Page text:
Some of the 1/4 inch tapes were marketed by companies such as Scotch and EMI specifically to be used as ‘voice letters’ that ‘links absent friends’. Despite this Pimm-Smith said that making such recordings was pretty rare, something ‘quite out there’ for most people. Brian’s mother nonetheless embraced the activity, as they shared correspondence back and forth between wherever they lived at the time.

Pimm 2

Voice Letters

The 1/4 inch tape boxes in themselves are a colourful record of international postage in the late 1960s. Sent from Pakistan, Rhodesia (now Zimbabwe), Saudi Arabia, Australia and Japan, the small boxes are plastered with stamps. The boxes were reinforced with sellotape to ensure the contents didn’t fall out (which is still stuck fast to the boxes, by the way, clearly demonstrating the surprising longevity of some forms of sticky tape). Pimm-Smith’s tapes are fascinating objects in themselves that bear the marks of travel through space in the form of postal stamp marks, and time, as they sit on the desk now in the Great Bear Studio.

Perhaps the most exciting and unique recording Brian has kept is the audio diary of his trip through the Sahara desert. For the trip Brian drove an early 70s Range Rover which had a cassette player-recorder, a technological device only available in Africa which used audio cassette tapes. This enabled him to document his impressions as he drove along. Brian describes how he had taken a portable typewriter with the intention of keeping a written diary, but he used the tape recorder because it was more ‘immediate.’ On hearing the digitised tapes Brian was amazed at how clear the recordings sound today, particularly because he was driving at the same time and there was likely to be background noise. You can hear the hum of the car engine in the extract below, but the voice is still clearly very audible.

http://www.thegreatbear.net/wp-content/uploads/blog-example-cassette-tape-1.mp3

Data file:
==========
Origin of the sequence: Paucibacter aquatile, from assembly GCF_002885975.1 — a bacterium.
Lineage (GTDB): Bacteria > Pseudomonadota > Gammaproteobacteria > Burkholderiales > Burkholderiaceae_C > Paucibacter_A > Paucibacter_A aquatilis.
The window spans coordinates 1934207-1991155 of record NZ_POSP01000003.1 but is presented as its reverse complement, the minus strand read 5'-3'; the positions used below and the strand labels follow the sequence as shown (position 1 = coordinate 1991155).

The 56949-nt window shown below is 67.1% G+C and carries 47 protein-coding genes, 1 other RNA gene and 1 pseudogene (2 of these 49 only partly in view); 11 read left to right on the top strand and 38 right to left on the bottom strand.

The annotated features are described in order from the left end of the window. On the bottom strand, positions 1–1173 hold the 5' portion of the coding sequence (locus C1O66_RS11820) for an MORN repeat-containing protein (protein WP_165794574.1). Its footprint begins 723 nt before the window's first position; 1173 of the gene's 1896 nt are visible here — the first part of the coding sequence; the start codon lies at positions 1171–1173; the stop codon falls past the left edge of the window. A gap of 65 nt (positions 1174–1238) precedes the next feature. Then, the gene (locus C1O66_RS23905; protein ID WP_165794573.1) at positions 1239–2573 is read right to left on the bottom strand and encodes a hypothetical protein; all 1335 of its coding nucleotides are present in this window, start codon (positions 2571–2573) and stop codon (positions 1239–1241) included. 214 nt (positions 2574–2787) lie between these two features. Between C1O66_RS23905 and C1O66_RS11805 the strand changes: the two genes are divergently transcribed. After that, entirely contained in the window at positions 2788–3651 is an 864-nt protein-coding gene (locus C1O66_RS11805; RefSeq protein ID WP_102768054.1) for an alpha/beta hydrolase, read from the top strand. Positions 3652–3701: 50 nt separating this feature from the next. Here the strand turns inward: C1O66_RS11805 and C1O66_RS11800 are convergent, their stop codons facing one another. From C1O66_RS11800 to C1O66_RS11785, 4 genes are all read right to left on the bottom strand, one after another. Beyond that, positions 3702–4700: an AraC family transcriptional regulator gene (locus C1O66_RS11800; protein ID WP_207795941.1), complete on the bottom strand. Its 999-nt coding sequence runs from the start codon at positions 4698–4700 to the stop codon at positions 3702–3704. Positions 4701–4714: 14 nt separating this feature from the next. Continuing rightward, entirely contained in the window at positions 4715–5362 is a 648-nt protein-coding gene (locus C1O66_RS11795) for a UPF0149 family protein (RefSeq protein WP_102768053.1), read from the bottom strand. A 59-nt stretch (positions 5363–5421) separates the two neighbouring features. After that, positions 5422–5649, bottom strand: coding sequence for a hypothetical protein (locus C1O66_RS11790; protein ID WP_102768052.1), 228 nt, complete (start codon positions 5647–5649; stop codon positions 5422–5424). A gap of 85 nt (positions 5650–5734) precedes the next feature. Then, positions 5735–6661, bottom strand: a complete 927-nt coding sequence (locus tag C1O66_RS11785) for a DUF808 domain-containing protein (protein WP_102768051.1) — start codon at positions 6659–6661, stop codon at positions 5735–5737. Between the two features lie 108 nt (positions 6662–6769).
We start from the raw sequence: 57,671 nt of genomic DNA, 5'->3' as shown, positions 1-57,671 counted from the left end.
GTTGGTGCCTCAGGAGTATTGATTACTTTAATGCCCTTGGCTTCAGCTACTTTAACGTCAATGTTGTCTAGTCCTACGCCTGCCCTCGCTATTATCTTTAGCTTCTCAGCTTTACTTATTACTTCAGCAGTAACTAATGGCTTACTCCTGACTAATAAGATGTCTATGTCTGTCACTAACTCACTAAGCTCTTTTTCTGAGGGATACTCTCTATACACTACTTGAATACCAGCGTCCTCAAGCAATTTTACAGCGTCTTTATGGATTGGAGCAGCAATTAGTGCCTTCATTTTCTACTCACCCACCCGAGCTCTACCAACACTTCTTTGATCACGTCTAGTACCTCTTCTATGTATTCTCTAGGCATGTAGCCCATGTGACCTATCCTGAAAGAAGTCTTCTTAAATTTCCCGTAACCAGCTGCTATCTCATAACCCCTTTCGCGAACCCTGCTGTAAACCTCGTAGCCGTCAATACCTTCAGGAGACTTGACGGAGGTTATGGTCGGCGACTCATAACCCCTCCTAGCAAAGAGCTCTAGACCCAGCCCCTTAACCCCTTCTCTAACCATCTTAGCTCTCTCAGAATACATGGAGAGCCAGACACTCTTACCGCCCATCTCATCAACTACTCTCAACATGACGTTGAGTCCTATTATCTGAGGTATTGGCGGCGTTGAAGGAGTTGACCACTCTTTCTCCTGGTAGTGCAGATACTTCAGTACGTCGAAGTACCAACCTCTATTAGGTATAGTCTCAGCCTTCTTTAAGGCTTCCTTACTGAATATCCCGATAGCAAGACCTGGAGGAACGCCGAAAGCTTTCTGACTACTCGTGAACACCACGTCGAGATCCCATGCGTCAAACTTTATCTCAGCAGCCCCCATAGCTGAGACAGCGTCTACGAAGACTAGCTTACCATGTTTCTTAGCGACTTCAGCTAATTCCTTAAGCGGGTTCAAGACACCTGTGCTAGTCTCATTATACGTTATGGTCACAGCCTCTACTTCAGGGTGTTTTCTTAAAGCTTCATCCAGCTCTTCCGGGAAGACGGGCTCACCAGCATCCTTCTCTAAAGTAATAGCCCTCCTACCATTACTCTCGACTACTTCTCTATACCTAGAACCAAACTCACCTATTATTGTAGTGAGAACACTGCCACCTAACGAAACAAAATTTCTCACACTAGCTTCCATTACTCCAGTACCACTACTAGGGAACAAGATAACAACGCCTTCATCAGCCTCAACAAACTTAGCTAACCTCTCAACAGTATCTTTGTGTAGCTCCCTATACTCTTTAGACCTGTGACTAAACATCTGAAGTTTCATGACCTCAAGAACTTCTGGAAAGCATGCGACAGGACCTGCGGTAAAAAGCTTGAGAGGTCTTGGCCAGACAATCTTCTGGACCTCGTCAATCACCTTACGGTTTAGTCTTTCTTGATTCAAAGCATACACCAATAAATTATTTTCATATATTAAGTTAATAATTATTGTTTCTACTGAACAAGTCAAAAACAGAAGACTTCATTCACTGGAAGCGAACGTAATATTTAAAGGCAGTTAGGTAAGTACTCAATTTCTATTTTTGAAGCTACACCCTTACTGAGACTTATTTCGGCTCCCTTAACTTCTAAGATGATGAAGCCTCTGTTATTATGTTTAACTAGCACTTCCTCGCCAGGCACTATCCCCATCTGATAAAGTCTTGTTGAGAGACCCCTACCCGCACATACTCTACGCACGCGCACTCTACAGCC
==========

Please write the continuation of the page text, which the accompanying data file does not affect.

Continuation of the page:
Listen to Brian talk about problems with his tyre as he drove across the Sahara Desert in 1976

The stories Swansea Sound radio and Pimm-Smith’s collection tell are part of wider social histories. They tell us about communities and places, as well as the continuities of style in broadcast radio. They tell us how people used analogue tape recordings to document personal adventures and communicate with families who lived in different countries.

Both tapes are examples of the sheer diversity of personal, magnetic tape based archives that people have been keeping for years, and which we digitise at the Great Bear. Brian Pimm-Smith contacted Great Bear because he wanted to make his tapes accessible, and preserve them for future use. He is hoping one day to write a book from his many adventures and these recordings can now remind him not only of what he did, but how he felt in the moment he made them.

Nakamichi 680 Discrete Head Cassette Deck and Music & Liberation

Tuesday, January 8th, 2013

In 2012 Great Bear digitised a selection of audio and audio-visual tape for the Heritage Lottery Funded exhibition, Music & Liberation.

The first job was to migrate a short film by a feminist film making collective called Women in Moving Pictures who were based in Bristol in the early 1980s. The film shows how the Bristol Women’s Music Collective were using feminism to politicise music making and includes footage music workshops, group performances interspersed with self-defence classes and intimate conversations.